As Dr. Adler argues, a slippery border raises slippery questions. One set of questions arises from what Dr. Adler sees as a dual motif: the need for “boundary maintenance” versus the desire for “boundary crossing.” Jews are themselves inveterate border-crossers, beginning with Abraham’s crossing into the promised land and continuing through the Exodus, the Babylonian exile, the Diaspora and the founding of the modern State of Israel. Each such crossing of geographical borders brought confrontation with religious, cultural and other kinds of borders, as well as the possibility of “crossing over” these borders. There is something Jewish in the possibility of crossing over, the possibility that (in Dr. Adler’s words) “a slave can become free, a Moabite can become an Israelite, and an Assyrian city doomed to destruction can turn in repentance and be saved.”
Adler argues that we need borders: without a Jewish border, “we would be inundated; Jews and Judaism would become indistinguishable from the external environment.” Adler uses the analogy of a human cell, bounded by “a membrane that keeps the inside and outside from merging and governs exchanges between the two environments.” The question then is not whether to have borders, but how to properly govern our borders to maintain the requisite separation while permitting the optimal level of border-crossing. Adler sees this process as the responsibility of those who maintain the border, and also those who cross it. She asks herself the question:
When, where and how am I called upon to trans/pose, trans/act or trans/mute, and under what circumstances would my act be a trans/gression, an averah [sin], an unmaking of some boundary that maintains a distinct and irreplaceable meaning?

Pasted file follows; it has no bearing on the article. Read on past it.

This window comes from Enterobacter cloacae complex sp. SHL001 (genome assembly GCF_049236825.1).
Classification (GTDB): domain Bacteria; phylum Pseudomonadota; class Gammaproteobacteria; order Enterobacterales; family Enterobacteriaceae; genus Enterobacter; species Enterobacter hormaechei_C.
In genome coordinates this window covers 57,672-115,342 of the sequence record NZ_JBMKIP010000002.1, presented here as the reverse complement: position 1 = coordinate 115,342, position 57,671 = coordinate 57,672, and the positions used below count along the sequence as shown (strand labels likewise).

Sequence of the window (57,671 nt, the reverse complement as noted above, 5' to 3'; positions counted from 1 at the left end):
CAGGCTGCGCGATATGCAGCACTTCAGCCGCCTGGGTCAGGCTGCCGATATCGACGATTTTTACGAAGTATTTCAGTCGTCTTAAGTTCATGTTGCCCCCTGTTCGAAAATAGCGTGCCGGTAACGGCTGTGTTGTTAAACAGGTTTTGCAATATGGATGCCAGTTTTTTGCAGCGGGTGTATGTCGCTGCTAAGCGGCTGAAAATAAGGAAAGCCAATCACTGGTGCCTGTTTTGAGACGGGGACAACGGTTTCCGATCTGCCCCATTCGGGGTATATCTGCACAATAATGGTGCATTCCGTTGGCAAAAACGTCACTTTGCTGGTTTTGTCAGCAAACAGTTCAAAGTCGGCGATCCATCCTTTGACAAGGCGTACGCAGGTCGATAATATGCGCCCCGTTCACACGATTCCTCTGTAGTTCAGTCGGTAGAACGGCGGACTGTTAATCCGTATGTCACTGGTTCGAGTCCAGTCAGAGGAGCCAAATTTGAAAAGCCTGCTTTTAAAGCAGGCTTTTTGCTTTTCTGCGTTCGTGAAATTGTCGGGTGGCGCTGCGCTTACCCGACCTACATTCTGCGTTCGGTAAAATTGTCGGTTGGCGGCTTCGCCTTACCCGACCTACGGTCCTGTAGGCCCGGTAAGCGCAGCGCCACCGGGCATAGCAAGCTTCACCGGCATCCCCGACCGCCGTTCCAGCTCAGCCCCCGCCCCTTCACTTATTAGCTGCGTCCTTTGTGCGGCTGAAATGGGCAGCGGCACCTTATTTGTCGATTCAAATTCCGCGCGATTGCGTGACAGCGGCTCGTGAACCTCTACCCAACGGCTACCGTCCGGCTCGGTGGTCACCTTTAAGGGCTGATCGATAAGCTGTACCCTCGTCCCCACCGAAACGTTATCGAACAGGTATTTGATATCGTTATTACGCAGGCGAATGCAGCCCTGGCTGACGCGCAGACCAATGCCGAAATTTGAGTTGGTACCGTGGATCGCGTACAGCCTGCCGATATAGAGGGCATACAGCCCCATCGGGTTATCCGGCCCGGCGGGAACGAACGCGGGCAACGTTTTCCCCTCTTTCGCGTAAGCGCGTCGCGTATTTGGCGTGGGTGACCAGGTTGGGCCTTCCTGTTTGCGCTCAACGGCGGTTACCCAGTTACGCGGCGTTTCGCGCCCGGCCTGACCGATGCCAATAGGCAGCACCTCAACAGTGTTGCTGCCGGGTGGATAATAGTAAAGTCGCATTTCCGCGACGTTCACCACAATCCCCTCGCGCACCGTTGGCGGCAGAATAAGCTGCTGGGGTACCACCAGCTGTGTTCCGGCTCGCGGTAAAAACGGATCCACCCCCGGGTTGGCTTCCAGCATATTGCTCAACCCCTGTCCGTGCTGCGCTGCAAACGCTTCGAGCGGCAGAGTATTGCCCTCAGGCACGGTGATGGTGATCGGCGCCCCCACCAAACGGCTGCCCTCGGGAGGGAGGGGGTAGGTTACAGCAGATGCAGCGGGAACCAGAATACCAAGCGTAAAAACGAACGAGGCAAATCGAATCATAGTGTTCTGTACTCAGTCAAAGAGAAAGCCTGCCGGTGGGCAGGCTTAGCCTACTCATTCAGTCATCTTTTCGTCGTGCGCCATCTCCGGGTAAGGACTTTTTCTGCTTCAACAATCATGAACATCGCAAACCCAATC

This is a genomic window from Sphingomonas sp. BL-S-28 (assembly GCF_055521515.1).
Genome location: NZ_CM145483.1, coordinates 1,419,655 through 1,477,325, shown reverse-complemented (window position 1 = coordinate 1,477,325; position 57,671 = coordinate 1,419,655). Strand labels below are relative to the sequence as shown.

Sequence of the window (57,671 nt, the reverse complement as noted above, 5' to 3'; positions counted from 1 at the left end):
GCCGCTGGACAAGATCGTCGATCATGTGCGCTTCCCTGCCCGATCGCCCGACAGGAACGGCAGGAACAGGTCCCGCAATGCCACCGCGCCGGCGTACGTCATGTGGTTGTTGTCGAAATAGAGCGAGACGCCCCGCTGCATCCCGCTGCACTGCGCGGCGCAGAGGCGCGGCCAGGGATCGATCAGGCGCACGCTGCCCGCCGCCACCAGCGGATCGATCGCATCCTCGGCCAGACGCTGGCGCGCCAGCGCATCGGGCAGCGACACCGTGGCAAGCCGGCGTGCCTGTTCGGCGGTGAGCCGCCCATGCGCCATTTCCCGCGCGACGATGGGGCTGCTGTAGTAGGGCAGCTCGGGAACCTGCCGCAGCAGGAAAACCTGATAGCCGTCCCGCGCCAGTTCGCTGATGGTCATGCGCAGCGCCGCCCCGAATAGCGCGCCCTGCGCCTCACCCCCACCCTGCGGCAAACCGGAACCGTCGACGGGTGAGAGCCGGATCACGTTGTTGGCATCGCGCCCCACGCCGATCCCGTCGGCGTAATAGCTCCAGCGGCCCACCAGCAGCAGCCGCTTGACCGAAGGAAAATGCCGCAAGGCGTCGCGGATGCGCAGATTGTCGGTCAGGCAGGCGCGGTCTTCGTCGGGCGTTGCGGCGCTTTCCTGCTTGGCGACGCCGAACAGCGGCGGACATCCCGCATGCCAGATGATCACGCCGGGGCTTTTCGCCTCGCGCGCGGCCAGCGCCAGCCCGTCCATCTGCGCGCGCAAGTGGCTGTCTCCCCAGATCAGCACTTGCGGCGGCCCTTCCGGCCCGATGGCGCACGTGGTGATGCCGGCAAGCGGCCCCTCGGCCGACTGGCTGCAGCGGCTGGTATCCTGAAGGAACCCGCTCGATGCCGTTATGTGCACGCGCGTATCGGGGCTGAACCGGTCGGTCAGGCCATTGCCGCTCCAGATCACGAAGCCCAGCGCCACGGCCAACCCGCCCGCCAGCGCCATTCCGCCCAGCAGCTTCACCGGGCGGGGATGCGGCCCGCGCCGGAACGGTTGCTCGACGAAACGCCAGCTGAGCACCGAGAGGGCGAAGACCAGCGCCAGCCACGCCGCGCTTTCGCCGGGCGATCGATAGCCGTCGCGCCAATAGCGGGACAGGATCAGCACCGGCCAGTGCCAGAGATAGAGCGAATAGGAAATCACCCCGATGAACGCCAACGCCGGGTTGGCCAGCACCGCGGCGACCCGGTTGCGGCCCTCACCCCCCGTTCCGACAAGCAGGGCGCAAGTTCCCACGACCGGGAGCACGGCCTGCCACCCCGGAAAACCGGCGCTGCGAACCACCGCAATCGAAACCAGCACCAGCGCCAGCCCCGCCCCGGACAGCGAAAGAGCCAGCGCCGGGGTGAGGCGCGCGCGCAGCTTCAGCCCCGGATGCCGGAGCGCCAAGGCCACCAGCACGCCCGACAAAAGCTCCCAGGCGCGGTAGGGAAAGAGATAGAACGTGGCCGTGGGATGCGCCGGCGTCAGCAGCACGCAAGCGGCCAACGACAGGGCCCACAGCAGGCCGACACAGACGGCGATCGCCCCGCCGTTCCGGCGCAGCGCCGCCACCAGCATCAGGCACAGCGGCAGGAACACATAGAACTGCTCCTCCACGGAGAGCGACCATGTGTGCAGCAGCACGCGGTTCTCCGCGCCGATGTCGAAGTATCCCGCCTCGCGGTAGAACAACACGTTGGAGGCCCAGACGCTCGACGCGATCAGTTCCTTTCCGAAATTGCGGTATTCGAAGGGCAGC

Adler’s question brings to mind the controversial practice in some Mormon churches of “posthumously baptizing” dead Jews (this practice is performed “by proxy” – “the living dip themselves to represent the dead”). This practice is deeply offensive to many Jews, some of whom regard the practice as an effort to eliminate the Jewishness of the Jews being baptized. (It is my understanding that Mormons see this baptism as giving the recipient the posthumous right to choose whether to accept the benefit of the baptism.) At its core, the debate here is about religious boundaries: the Jewish desire to govern its own border and the Mormon desire to cross (or perhaps, to transgress) this border.
Adler’s view of religious borders is sufficiently nuanced to bring some understanding to the Mormon baptism controversy. It is not simply a matter of telling the Mormons to stay on their side of the border. From Adler, we understand that the key to maintaining a religious border is determining when it’s OK to allow someone to cross, and that the border will fail if it is crossed too much or if it is not crossed enough. The analogy to the cell membrane works perfectly: if the membrane becomes too rigid, the cell dies, and if the membrane ruptures, the cell ceases to exist. As Adler argues, it is sometimes right to “guard” the border, other times to “cross” the border, still other times to “resituate” it, and sometimes the border must be eliminated altogether. Knowing which action to take and when to take it – this is a moral imperative, a question made no less necessary by the fact that it’s such a difficult one to answer.
If there’s something Jewish to bring to this question. perhaps it’s that Judaism has survived against all odds over an improbable time span with porous (or “slippery”) borders. This may provide us with a rule of thumb: in close or difficult cases, err on the side of leaving the door open.
* h/t to Rabbi Jill Zimmerman for pointing this text out to me.